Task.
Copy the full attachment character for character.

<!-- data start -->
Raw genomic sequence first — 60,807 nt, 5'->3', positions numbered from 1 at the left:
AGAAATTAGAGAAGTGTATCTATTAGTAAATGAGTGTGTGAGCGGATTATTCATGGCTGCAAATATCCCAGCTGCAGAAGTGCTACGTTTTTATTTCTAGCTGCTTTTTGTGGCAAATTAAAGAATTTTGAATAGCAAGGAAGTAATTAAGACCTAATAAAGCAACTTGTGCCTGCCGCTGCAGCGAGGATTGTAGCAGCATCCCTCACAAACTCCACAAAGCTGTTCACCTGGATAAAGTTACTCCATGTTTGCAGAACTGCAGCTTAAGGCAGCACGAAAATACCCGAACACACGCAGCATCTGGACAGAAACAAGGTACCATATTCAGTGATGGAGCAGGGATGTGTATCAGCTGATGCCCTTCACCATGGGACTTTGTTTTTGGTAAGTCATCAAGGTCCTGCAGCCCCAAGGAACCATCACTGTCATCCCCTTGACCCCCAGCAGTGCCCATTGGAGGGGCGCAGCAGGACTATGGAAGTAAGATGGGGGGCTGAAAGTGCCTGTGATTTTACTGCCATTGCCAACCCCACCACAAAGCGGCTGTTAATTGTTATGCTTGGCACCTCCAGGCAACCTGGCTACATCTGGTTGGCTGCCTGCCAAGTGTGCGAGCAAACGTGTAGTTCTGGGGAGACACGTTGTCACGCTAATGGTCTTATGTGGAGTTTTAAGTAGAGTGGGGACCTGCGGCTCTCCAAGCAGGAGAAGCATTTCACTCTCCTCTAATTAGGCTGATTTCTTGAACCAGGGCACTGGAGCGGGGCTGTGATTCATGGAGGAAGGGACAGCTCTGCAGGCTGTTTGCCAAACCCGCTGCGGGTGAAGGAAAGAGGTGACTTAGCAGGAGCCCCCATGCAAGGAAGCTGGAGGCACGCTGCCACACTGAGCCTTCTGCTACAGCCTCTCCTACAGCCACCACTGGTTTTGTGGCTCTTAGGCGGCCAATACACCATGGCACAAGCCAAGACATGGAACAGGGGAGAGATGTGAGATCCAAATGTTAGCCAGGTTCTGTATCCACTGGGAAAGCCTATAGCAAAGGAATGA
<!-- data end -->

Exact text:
Raw genomic sequence first — 60,807 nt, 5'->3', positions numbered from 1 at the left:
AGAAATTAGAGAAGTGTATCTATTAGTAAATGAGTGTGTGAGCGGATTATTCATGGCTGCAAATATCCCAGCTGCAGAAGTGCTACGTTTTTATTTCTAGCTGCTTTTTGTGGCAAATTAAAGAATTTTGAATAGCAAGGAAGTAATTAAGACCTAATAAAGCAACTTGTGCCTGCCGCTGCAGCGAGGATTGTAGCAGCATCCCTCACAAACTCCACAAAGCTGTTCACCTGGATAAAGTTACTCCATGTTTGCAGAACTGCAGCTTAAGGCAGCACGAAAATACCCGAACACACGCAGCATCTGGACAGAAACAAGGTACCATATTCAGTGATGGAGCAGGGATGTGTATCAGCTGATGCCCTTCACCATGGGACTTTGTTTTTGGTAAGTCATCAAGGTCCTGCAGCCCCAAGGAACCATCACTGTCATCCCCTTGACCCCCAGCAGTGCCCATTGGAGGGGCGCAGCAGGACTATGGAAGTAAGATGGGGGGCTGAAAGTGCCTGTGATTTTACTGCCATTGCCAACCCCACCACAAAGCGGCTGTTAATTGTTATGCTTGGCACCTCCAGGCAACCTGGCTACATCTGGTTGGCTGCCTGCCAAGTGTGCGAGCAAACGTGTAGTTCTGGGGAGACACGTTGTCACGCTAATGGTCTTATGTGGAGTTTTAAGTAGAGTGGGGACCTGCGGCTCTCCAAGCAGGAGAAGCATTTCACTCTCCTCTAATTAGGCTGATTTCTTGAACCAGGGCACTGGAGCGGGGCTGTGATTCATGGAGGAAGGGACAGCTCTGCAGGCTGTTTGCCAAACCCGCTGCGGGTGAAGGAAAGAGGTGACTTAGCAGGAGCCCCCATGCAAGGAAGCTGGAGGCACGCTGCCACACTGAGCCTTCTGCTACAGCCTCTCCTACAGCCACCACTGGTTTTGTGGCTCTTAGGCGGCCAATACACCATGGCACAAGCCAAGACATGGAACAGGGGAGAGATGTGAGATCCAAATGTTAGCCAGGTTCTGTATCCACTGGGAAAGCCTATAGCAAAGGAATGA